- The Washington Times - Monday, July 9, 2007

CHARLESTON, S.C. (AP) — Hundreds of dead seabirds washing up along the Southeast coast in recent weeks apparently starved to death, but experts don”t know why.

The deaths of the birds — similar to gulls and called greater shearwaters — have wildlife officials worried about possible changes in the ocean that could have affected the fish that the birds usually eat.

It”s got a lot of folks talking and wondering, said Jennifer Koches, a spokeswoman for the U.S. Fish and Wildlife Service. Is this a canary-in-the-coal-mine issue? Is there something that serious going on out in the ocean that it should be causing us serious alarm?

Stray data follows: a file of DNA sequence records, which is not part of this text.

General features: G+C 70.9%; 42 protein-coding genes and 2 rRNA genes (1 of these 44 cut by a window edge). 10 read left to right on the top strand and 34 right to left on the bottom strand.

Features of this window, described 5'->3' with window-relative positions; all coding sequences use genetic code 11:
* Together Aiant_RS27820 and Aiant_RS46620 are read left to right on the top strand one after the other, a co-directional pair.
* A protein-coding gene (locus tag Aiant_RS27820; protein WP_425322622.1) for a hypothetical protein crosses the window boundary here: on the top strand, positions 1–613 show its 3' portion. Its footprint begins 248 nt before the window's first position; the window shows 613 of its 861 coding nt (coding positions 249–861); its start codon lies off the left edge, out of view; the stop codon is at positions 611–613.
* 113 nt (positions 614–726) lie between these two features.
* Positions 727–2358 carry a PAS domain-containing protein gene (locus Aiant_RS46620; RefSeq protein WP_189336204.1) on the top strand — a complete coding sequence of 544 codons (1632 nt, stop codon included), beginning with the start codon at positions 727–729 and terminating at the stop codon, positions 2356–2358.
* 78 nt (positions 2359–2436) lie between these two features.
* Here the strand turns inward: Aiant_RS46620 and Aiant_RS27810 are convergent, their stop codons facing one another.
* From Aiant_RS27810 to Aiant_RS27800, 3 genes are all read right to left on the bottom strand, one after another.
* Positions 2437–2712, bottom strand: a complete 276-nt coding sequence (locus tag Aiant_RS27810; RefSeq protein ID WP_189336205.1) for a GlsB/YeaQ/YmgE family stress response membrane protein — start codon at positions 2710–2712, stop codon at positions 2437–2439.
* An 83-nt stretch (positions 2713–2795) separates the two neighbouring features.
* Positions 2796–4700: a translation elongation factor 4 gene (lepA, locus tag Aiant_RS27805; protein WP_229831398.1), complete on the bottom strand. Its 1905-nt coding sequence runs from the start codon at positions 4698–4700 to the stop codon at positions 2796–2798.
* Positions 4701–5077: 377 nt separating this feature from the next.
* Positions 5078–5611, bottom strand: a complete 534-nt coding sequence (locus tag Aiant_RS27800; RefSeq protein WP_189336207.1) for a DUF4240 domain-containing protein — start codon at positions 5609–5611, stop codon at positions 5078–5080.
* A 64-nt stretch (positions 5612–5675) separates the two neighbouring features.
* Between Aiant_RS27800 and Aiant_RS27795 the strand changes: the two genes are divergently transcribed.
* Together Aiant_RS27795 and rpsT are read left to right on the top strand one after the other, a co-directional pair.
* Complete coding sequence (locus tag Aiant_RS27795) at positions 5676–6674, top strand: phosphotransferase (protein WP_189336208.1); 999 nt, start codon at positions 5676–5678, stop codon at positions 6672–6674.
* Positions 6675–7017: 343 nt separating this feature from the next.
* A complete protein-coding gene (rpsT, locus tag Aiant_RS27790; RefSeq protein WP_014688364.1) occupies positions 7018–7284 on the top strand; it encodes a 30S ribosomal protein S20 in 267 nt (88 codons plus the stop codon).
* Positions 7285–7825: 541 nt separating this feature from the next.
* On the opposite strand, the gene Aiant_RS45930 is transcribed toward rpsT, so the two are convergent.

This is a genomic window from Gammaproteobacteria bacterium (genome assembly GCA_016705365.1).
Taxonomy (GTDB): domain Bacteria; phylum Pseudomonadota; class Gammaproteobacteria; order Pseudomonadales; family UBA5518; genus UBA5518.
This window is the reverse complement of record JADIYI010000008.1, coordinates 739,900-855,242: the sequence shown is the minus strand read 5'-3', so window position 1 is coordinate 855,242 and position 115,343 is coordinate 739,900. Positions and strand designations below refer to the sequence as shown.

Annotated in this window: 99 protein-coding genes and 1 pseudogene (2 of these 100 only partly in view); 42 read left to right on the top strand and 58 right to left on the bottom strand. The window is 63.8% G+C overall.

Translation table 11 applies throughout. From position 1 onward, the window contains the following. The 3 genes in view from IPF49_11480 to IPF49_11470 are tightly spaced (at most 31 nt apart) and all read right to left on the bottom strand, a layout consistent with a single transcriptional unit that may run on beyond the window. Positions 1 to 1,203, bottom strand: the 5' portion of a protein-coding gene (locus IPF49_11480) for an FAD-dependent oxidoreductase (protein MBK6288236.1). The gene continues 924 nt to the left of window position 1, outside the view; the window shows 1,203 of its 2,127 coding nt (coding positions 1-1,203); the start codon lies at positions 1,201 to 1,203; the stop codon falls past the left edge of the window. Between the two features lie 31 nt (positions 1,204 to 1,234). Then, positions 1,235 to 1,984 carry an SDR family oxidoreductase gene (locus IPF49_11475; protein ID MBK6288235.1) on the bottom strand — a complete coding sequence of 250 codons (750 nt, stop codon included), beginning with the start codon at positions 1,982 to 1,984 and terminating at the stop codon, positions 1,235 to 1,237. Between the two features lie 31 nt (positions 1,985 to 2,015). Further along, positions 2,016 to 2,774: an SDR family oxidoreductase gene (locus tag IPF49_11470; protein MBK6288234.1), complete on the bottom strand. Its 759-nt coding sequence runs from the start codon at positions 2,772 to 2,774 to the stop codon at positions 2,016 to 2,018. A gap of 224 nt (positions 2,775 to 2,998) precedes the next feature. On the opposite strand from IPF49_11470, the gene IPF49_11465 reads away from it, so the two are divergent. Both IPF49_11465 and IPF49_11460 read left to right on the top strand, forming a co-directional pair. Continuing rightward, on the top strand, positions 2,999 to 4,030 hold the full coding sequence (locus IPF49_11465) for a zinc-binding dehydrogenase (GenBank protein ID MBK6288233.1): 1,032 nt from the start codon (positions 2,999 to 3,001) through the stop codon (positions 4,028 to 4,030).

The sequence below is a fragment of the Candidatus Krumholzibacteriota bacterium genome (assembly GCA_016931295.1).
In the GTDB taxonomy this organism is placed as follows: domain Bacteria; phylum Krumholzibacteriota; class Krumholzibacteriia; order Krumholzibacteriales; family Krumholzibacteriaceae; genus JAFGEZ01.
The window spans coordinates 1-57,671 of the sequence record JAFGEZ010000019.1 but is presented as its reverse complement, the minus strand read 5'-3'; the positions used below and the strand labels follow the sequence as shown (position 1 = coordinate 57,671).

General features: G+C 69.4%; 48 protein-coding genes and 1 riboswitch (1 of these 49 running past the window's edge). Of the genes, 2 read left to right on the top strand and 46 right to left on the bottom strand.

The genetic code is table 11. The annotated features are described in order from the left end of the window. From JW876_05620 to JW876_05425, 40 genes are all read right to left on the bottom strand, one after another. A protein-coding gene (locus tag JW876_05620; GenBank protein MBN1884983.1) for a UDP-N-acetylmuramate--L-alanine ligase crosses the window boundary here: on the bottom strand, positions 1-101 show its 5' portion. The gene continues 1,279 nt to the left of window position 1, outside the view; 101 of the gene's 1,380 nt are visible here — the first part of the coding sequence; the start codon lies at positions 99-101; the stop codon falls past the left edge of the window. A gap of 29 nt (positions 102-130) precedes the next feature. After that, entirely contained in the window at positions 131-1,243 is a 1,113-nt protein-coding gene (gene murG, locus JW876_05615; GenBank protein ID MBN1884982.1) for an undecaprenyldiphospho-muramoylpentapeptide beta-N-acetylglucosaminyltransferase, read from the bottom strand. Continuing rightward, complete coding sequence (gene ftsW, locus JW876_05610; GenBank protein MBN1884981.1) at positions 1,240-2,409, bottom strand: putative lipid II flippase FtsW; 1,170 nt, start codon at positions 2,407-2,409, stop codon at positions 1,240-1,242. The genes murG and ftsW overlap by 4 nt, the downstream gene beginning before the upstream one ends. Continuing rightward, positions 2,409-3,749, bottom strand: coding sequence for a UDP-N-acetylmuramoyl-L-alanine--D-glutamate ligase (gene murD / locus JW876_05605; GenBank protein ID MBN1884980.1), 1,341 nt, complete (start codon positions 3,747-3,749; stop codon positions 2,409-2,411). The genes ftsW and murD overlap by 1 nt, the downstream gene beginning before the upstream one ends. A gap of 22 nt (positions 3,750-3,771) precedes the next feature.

An estimated 1,000 of the dead birds have been found from the Bahamas to Florida and north to the Carolinas, said Craig Watson, a wildlife biologist with the Fish and Wildlife Service.

The birds, which feed on small fish, nest on islands off southern Africa and then migrate north during the summer to the ocean off Canada. Most of the dead birds are juveniles that were born this year.

It does look like they are starving to death,” Mr. Watson said. “They are extremely malnourished.

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